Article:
Go to Contents Go to Navigation

(2nd LD) S. Korean Navy to hold Dokdo defense drill

All News 10:28 June 15, 2017

(ATTN: UPDATES with Japan's response, other details from 4th para)

SEOUL, June 15 (Yonhap) -- South Korea's Navy announced Thursday that it will conduct an exercise this week on defending the country's easternmost islets of Dokdo.

The two-day training to kick off later in the day is part of efforts to defend Dokdo from the possible aggression of "outside forces," the Navy said.

It was apparently referring to Japan, which claims the sovereignty over the Seoul-controlled islets in the East Sea.

This week's practice will involve a 3,200-ton Gwanggaeto the Great-class destroyer and six other ships of the Navy and the Coast Guard, plus four naval and Air Force aircraft, including an F-15K fighter jet and a P-3C Orion patrol plane.

A unit of marines will also stage a landing drill on Dokdo.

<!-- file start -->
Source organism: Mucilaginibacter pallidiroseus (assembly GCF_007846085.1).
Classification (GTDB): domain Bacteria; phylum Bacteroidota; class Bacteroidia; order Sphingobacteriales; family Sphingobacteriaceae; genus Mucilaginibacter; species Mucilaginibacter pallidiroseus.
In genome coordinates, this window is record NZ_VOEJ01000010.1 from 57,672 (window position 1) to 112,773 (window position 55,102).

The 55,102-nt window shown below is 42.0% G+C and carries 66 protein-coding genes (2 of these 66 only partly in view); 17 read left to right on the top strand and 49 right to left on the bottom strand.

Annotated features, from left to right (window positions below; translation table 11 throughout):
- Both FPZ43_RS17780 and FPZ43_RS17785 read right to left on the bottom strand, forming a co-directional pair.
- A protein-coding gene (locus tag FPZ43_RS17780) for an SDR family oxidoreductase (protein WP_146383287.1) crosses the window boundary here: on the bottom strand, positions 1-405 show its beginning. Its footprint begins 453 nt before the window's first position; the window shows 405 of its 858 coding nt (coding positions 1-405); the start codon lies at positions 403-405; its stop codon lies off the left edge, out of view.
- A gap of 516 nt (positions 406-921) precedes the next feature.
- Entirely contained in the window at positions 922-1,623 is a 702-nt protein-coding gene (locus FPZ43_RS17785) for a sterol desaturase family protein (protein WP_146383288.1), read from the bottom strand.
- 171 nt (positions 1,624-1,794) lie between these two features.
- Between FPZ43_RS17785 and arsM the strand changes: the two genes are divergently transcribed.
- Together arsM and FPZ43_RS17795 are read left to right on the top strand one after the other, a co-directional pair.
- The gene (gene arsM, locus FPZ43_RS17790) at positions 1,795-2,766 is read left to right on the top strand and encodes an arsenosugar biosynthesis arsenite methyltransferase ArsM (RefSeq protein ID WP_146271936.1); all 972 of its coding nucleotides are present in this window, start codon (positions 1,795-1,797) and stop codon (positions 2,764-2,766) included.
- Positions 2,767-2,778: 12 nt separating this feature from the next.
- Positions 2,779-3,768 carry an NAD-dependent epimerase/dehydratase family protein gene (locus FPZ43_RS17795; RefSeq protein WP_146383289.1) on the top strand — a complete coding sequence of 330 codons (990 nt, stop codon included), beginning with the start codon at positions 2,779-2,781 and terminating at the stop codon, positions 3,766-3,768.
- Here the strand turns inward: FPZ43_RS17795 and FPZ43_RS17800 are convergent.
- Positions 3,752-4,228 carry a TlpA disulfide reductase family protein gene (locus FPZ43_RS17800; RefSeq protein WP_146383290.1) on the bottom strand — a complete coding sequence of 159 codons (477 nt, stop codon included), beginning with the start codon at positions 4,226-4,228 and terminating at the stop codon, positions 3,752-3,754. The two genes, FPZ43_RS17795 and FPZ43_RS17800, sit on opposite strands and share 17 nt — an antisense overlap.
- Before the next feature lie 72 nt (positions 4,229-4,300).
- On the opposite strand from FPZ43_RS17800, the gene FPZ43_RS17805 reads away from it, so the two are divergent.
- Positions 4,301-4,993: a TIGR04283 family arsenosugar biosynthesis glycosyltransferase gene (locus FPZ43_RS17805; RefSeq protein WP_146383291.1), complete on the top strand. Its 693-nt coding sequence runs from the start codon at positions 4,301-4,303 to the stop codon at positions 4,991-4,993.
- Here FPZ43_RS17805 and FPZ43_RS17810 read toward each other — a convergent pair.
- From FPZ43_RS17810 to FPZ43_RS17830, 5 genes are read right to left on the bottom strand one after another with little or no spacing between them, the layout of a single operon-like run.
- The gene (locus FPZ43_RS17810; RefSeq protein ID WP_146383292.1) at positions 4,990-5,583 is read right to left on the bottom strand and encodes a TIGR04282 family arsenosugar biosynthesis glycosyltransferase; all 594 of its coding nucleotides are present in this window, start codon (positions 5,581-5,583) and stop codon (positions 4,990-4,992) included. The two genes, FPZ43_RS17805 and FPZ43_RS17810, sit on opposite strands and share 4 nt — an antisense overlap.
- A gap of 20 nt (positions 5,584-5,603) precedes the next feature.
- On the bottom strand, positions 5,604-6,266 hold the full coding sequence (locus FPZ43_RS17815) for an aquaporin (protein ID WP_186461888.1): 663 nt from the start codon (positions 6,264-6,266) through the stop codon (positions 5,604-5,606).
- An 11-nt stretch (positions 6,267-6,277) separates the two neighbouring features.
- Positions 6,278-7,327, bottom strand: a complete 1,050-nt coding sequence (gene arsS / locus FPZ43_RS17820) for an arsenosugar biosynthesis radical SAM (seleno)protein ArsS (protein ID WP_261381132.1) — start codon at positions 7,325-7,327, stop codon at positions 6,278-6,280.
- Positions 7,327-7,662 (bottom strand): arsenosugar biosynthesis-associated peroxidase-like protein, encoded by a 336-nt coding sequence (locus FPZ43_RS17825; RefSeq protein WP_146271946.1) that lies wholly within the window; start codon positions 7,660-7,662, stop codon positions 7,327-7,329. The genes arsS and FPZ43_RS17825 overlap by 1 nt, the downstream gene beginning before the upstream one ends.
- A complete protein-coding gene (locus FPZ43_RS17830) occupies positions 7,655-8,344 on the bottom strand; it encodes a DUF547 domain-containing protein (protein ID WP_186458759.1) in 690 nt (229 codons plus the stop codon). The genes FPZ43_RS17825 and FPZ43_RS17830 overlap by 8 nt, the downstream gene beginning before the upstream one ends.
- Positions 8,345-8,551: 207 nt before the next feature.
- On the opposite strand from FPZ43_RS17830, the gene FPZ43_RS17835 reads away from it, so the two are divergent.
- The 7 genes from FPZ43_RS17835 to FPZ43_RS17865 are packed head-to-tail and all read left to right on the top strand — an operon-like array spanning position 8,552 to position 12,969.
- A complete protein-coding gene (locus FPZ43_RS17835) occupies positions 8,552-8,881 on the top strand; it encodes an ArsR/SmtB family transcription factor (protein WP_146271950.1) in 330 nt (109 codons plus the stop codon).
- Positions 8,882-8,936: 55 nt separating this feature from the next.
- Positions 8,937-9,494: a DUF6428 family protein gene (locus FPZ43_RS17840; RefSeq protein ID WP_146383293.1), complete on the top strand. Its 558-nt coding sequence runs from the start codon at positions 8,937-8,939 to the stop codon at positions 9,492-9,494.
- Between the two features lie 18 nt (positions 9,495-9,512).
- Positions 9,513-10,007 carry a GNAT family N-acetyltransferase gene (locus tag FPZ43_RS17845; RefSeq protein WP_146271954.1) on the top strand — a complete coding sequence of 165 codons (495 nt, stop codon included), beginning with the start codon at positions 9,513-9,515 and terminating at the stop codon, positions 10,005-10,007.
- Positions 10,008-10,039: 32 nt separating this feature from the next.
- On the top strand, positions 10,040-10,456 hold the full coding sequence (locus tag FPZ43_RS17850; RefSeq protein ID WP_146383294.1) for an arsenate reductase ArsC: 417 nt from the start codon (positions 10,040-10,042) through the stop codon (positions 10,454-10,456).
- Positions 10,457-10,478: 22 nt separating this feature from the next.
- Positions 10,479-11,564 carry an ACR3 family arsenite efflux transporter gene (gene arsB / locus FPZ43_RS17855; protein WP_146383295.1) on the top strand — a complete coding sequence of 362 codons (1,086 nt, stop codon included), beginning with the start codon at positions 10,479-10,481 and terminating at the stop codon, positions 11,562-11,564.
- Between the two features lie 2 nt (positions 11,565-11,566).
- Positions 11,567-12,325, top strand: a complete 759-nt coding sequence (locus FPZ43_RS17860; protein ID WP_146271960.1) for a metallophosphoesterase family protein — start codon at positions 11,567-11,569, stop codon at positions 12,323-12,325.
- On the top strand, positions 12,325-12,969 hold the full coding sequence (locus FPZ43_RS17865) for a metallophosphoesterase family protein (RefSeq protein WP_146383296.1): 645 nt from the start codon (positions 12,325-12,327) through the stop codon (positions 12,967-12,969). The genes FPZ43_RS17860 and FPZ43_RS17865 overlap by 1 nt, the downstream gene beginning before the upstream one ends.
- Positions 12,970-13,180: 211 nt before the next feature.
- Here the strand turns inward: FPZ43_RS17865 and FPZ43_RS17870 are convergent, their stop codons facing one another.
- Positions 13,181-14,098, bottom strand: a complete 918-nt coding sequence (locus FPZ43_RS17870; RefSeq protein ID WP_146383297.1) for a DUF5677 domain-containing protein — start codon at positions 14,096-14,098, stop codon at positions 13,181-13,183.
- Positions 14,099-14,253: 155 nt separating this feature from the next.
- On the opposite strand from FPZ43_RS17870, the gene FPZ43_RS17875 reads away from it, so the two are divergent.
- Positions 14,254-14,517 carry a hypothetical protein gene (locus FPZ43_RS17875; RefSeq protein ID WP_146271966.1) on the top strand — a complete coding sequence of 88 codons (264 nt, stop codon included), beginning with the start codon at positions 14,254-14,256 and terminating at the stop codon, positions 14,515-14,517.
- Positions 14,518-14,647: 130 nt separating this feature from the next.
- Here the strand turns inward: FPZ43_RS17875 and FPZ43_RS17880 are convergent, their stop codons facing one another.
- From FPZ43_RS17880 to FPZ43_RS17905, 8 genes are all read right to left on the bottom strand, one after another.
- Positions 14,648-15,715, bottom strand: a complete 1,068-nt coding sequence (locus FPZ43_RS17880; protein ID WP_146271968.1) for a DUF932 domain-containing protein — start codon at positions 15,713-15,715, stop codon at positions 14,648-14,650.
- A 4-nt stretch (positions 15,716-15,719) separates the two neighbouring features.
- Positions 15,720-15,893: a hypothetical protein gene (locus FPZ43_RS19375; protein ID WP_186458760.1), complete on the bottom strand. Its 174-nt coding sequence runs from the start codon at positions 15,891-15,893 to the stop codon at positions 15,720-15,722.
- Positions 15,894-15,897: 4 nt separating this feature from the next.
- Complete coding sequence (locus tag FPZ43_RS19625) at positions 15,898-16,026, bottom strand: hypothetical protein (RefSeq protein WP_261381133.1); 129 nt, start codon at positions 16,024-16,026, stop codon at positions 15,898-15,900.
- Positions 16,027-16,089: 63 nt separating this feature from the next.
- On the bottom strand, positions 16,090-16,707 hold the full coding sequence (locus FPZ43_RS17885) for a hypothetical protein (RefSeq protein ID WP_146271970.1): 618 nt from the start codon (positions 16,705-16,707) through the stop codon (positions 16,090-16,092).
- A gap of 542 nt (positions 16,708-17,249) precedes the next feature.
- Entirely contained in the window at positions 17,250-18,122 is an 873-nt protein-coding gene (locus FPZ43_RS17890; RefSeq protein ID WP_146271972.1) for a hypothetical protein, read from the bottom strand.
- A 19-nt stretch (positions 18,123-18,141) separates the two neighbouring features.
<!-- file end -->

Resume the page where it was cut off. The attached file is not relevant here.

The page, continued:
"The training this time will be similar to previous ones in size," a Navy official said.

The Dokdo defensive exercise is a regular event held twice a year since 1986, based on the scenario of an external threat.

An image of the South Korean Navy's drill aimed at defending Dokdo, a set of islets in the East Sea, in a photo provided by Yonhap News TV. (Yonhap)

It will be the first since the launch of the Moon Jae-in administration.

Japan has strongly protested the training.

On Seoul's reported plan for the drill, its Foreign Minister Fumio Kishida openly said in March, "It's regrettable and unacceptable" in light of the Japanese government's stance on the sovereignty over the islets.

In addition, Seoul and Tokyo have been at odds over a controversial deal on the issue of Japan's sexual enslavement of Korean women during World War II.

Moon, a liberal leader who was a human rights lawyer, stressed that many South Koreans still disapprove of the 2015 accord to settle the decades-old historic issue with Japan's payment of 1 billion yen (US$9 million) for dozens of victims who are still alive. Koreans believe Japan has yet to fully atone for its wartime atrocity.


Issue Keywords
Most Liked
Most Saved
Most Viewed More
Send Feedback
How can we improve?
Thanks for your feedback!